“For the passenger, the travel day is the most disruptive day of their vacation and the last thing they want is to be stuck in a queue for a long period of time”
Juan Trescastro, VP Worldwide Port Operations, Royal Caribbean Cruises.
As befits the nature of the record-breaking ‘Oasis of the Seas’ cruise ship, Royal Caribbean Cruises must provide world-class baggage and passenger processing.
The scope of the challenge is highlighted by the fact that during the disembarking/embarking process, Royal Caribbean Cruises must handle as many as 12,400 passengers, along with their baggage, while staying true to its promise of ‘15 minutes kerb to gangway’. Needless to say, an operation of such magnitude requires the most efficient and seamless of check-in, boarding and baggage handling processes.
“If we were using an existing terminal it would have been very challenging, or even impossible,” said Juan Trescastro, VP Worldwide Port Operations, Royal Caribbean Cruises. “What we did was develop a terminal specifically to handle 6,000-plus guests. We designed the terminal to deal with the different instances that occur when you are dealing with that volume of passengers in such time constraints.”
While the promise that the journey between kerb and gangway will last a maximum of 15 minutes may appear to be somewhat optimistic when handling such a volume of passengers, Trescastro explained that the promise has not just been met, but even surpassed since the ship first departed Fort Lauderdale in December 2009.
“We’re currently averaging nine minutes,” he said. “It’s critical for us to deliver upon this promise because of the mathematics involved. We start our check-in process at a certain hour and we need to ensure that the process has been completed by a certain hour.
“For the passenger, the travel day is the most disruptive day of their vacation and the last thing they want is to be stuck in a queue for a long period of time.”
To expedite the check-in process, Royal Caribbean Cruises utilises online check-in to encourage its guests to enter the relevant passport, identification and credit card details before setting off from home. This alone has reduced the process time from “three-to-four minutes per guest to about 30 seconds”.
Although remote self-service kiosks have been explored as an addition to the online check-in capabilities, Trescastro explained that Royal Caribbean Cruises decided that they weren’t a viable business proposition.
He said: “We ultimately decided that this wouldn’t really work in a cruise ship environment. In airports, passengers who are frequent fliers quickly become acquainted with the kiosks but this wouldn’t be the case with cruise ship guests. Immigration, visa, identification and credit card checks would take around 15 minutes if the guests were to do it themselves, where as our agents can do this in around 30 seconds because they are familiar with the technology.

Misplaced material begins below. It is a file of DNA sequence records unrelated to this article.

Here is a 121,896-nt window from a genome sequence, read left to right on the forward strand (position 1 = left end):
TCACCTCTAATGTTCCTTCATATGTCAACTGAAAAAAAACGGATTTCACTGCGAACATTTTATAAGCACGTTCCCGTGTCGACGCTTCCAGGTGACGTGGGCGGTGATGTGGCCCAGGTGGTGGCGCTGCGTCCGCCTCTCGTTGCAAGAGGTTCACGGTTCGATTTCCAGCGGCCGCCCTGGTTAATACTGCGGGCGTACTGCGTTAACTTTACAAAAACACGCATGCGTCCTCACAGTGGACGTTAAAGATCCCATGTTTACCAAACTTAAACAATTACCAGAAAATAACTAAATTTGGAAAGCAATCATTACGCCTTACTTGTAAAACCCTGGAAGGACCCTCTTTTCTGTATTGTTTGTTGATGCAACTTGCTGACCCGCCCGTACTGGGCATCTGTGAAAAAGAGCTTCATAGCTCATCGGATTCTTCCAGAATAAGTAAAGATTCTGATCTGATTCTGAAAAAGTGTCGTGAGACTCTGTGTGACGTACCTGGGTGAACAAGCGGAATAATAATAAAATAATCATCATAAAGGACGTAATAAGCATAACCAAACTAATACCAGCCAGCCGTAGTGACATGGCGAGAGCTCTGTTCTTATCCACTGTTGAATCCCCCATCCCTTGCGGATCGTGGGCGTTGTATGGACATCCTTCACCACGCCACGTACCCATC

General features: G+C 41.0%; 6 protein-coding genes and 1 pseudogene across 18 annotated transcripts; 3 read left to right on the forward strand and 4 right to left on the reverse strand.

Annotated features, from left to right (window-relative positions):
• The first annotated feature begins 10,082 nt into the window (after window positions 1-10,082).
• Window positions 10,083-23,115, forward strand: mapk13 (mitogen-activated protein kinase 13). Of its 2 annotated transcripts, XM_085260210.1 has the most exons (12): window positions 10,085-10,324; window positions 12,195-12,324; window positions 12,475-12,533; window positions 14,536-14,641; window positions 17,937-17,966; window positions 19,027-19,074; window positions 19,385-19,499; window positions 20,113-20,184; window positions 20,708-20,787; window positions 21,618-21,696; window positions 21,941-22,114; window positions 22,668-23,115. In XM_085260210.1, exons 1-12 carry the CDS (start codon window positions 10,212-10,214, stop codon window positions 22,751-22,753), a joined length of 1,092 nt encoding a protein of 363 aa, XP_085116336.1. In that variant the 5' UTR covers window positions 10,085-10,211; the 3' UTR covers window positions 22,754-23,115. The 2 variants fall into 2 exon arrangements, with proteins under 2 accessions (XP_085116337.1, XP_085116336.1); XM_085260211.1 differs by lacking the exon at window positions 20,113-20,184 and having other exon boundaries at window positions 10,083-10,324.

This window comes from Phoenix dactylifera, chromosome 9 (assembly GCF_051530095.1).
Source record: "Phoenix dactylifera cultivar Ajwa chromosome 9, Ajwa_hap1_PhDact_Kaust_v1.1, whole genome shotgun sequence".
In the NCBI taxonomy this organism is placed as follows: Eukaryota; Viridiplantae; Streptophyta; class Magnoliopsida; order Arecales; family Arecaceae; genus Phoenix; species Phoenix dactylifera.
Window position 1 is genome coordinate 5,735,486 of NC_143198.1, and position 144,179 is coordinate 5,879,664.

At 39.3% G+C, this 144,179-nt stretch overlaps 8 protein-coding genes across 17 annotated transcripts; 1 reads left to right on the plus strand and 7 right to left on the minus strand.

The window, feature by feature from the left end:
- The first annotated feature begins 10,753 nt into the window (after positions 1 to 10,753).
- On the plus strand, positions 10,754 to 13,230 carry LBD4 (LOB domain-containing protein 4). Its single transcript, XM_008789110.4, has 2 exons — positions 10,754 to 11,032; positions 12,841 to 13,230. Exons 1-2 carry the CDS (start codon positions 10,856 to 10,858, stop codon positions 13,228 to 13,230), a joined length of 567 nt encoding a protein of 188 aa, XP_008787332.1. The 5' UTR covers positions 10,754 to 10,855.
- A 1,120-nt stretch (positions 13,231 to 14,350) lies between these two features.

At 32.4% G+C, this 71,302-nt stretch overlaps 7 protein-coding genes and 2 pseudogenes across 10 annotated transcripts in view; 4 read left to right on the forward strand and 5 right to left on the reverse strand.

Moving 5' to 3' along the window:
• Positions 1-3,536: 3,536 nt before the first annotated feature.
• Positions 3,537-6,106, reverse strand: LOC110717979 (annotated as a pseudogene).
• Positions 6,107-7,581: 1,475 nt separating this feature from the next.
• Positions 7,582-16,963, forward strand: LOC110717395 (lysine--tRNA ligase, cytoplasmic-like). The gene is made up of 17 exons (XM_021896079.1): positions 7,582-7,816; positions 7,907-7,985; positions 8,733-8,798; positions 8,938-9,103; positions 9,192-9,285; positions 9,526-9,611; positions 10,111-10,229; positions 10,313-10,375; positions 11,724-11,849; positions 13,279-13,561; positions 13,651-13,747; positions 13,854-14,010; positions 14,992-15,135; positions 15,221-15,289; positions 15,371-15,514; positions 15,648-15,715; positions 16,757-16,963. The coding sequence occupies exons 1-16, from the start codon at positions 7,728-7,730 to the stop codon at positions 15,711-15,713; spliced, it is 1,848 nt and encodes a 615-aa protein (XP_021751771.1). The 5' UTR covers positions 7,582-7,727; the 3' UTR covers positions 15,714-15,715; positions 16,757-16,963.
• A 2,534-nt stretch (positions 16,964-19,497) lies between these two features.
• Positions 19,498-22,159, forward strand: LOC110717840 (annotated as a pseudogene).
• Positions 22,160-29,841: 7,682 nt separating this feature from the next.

“For us, we see online check-in as self-service because when you arrive at the port, it’s just a validation process that’s required and then you’re handed your room keys.”
Boarding and baggage
At the terminal, in order to ensure that the security screening process doesn’t become a bottleneck in the boarding process, ten separate security lanes are in place. “From the moment the guest joins the queue to the moment they leave the security screening area, this will take them between just two and two-and-a-half minutes,” Trescastro added.
With regard to baggage handling, as many as 12,000 pieces of luggage can be processed and in order to heighten efficiency, the luggage is sorted upon receipt. Six baggage scanners have been implemented and each of the ten decks is divided into a sextant, which is further divided into quadrants, and each piece of luggage is directed to its correct distribution area. Within just three hours of boarding, every passenger will have been reacquainted with their luggage.
While the passenger experience offered to guests on board ‘Oasis of the Seas’ is rightly considered world-class, Royal Caribbean Cruises is continually taking steps to further simplify and expedite the check-in, boarding and baggage processes. For instance, hand-held technology, which would allow agents in airports and hotels to check passengers in remotely is currently being explored, with Trescastro explaining that this is already “in the advanced stages”; another example of Royal Caribbean Cruises’ dedication to providing the best possible passenger experience.